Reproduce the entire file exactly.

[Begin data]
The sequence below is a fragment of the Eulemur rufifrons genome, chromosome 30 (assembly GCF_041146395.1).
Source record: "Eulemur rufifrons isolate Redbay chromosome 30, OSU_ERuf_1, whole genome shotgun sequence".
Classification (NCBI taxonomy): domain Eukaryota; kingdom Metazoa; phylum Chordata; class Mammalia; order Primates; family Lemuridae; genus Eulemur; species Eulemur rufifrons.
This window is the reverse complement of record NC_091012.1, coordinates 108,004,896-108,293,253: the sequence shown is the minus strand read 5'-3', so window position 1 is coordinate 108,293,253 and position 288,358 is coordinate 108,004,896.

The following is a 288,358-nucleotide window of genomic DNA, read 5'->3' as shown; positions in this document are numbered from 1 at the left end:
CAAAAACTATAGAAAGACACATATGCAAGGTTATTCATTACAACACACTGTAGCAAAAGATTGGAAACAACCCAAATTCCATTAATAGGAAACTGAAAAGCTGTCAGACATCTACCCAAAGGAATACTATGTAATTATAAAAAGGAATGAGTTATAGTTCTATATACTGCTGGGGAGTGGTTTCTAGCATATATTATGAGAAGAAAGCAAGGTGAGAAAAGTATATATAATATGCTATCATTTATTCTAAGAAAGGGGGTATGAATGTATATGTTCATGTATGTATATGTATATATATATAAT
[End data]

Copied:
The sequence below is a fragment of the Eulemur rufifrons genome, chromosome 30 (assembly GCF_041146395.1).
Source record: "Eulemur rufifrons isolate Redbay chromosome 30, OSU_ERuf_1, whole genome shotgun sequence".
Classification (NCBI taxonomy): domain Eukaryota; kingdom Metazoa; phylum Chordata; class Mammalia; order Primates; family Lemuridae; genus Eulemur; species Eulemur rufifrons.
This window is the reverse complement of record NC_091012.1, coordinates 108,004,896-108,293,253: the sequence shown is the minus strand read 5'-3', so window position 1 is coordinate 108,293,253 and position 288,358 is coordinate 108,004,896.

The following is a 288,358-nucleotide window of genomic DNA, read 5'->3' as shown; positions in this document are numbered from 1 at the left end:
CAAAAACTATAGAAAGACACATATGCAAGGTTATTCATTACAACACACTGTAGCAAAAGATTGGAAACAACCCAAATTCCATTAATAGGAAACTGAAAAGCTGTCAGACATCTACCCAAAGGAATACTATGTAATTATAAAAAGGAATGAGTTATAGTTCTATATACTGCTGGGGAGTGGTTTCTAGCATATATTATGAGAAGAAAGCAAGGTGAGAAAAGTATATATAATATGCTATCATTTATTCTAAGAAAGGGGGTATGAATGTATATGTTCATGTATGTATATGTATATATATATAAT